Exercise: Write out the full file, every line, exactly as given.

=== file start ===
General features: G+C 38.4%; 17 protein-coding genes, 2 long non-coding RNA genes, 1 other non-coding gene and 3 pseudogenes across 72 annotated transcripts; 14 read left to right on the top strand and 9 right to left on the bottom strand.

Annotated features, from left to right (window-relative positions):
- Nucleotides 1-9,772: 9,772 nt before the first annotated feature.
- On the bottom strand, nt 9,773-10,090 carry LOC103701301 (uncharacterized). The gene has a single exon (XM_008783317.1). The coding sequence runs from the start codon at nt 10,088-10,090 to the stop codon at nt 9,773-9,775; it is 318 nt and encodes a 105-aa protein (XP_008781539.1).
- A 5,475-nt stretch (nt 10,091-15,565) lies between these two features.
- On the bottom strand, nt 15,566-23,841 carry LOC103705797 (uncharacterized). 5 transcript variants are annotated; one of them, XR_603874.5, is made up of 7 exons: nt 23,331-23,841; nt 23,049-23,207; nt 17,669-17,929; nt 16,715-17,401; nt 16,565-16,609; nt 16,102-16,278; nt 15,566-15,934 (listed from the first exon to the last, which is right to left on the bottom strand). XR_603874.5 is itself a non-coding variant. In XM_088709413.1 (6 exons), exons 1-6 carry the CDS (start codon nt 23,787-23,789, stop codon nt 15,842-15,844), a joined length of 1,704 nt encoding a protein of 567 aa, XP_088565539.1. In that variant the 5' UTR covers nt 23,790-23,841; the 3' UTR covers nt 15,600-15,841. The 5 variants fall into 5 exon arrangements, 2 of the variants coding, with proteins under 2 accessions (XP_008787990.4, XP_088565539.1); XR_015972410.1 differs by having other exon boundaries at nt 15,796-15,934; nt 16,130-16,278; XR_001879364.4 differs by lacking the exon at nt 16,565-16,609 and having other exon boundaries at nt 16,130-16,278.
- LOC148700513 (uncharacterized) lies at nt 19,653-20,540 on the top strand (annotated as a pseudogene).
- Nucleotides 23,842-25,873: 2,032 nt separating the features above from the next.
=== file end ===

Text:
General features: G+C 38.4%; 17 protein-coding genes, 2 long non-coding RNA genes, 1 other non-coding gene and 3 pseudogenes across 72 annotated transcripts; 14 read left to right on the top strand and 9 right to left on the bottom strand.

Annotated features, from left to right (window-relative positions):
- Nucleotides 1-9,772: 9,772 nt before the first annotated feature.
- On the bottom strand, nt 9,773-10,090 carry LOC103701301 (uncharacterized). The gene has a single exon (XM_008783317.1). The coding sequence runs from the start codon at nt 10,088-10,090 to the stop codon at nt 9,773-9,775; it is 318 nt and encodes a 105-aa protein (XP_008781539.1).
- A 5,475-nt stretch (nt 10,091-15,565) lies between these two features.
- On the bottom strand, nt 15,566-23,841 carry LOC103705797 (uncharacterized). 5 transcript variants are annotated; one of them, XR_603874.5, is made up of 7 exons: nt 23,331-23,841; nt 23,049-23,207; nt 17,669-17,929; nt 16,715-17,401; nt 16,565-16,609; nt 16,102-16,278; nt 15,566-15,934 (listed from the first exon to the last, which is right to left on the bottom strand). XR_603874.5 is itself a non-coding variant. In XM_088709413.1 (6 exons), exons 1-6 carry the CDS (start codon nt 23,787-23,789, stop codon nt 15,842-15,844), a joined length of 1,704 nt encoding a protein of 567 aa, XP_088565539.1. In that variant the 5' UTR covers nt 23,790-23,841; the 3' UTR covers nt 15,600-15,841. The 5 variants fall into 5 exon arrangements, 2 of the variants coding, with proteins under 2 accessions (XP_008787990.4, XP_088565539.1); XR_015972410.1 differs by having other exon boundaries at nt 15,796-15,934; nt 16,130-16,278; XR_001879364.4 differs by lacking the exon at nt 16,565-16,609 and having other exon boundaries at nt 16,130-16,278.
- LOC148700513 (uncharacterized) lies at nt 19,653-20,540 on the top strand (annotated as a pseudogene).
- Nucleotides 23,842-25,873: 2,032 nt separating the features above from the next.